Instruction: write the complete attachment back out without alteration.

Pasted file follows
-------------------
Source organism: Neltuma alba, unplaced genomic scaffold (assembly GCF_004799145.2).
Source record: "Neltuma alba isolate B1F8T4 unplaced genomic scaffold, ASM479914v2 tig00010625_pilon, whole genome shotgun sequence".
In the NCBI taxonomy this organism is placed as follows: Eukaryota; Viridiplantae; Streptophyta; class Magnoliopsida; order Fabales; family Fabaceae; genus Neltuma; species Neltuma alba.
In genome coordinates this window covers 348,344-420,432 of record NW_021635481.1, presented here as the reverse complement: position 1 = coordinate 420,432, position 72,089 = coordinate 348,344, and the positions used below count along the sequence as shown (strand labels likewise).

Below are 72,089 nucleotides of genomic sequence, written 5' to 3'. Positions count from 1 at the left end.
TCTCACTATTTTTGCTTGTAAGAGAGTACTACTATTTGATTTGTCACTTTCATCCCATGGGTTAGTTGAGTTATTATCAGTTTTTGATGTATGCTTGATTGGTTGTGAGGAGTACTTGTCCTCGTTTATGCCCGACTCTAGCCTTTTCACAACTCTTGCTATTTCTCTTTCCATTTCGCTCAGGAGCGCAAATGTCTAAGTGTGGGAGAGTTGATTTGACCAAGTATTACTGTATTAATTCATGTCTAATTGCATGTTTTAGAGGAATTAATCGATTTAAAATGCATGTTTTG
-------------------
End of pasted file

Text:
Source organism: Neltuma alba, unplaced genomic scaffold (assembly GCF_004799145.2).
Source record: "Neltuma alba isolate B1F8T4 unplaced genomic scaffold, ASM479914v2 tig00010625_pilon, whole genome shotgun sequence".
In the NCBI taxonomy this organism is placed as follows: Eukaryota; Viridiplantae; Streptophyta; class Magnoliopsida; order Fabales; family Fabaceae; genus Neltuma; species Neltuma alba.
In genome coordinates this window covers 348,344-420,432 of record NW_021635481.1, presented here as the reverse complement: position 1 = coordinate 420,432, position 72,089 = coordinate 348,344, and the positions used below count along the sequence as shown (strand labels likewise).

Below are 72,089 nucleotides of genomic sequence, written 5' to 3'. Positions count from 1 at the left end.
TCTCACTATTTTTGCTTGTAAGAGAGTACTACTATTTGATTTGTCACTTTCATCCCATGGGTTAGTTGAGTTATTATCAGTTTTTGATGTATGCTTGATTGGTTGTGAGGAGTACTTGTCCTCGTTTATGCCCGACTCTAGCCTTTTCACAACTCTTGCTATTTCTCTTTCCATTTCGCTCAGGAGCGCAAATGTCTAAGTGTGGGAGAGTTGATTTGACCAAGTATTACTGTATTAATTCATGTCTAATTGCATGTTTTAGAGGAATTAATCGATTTAAAATGCATGTTTTG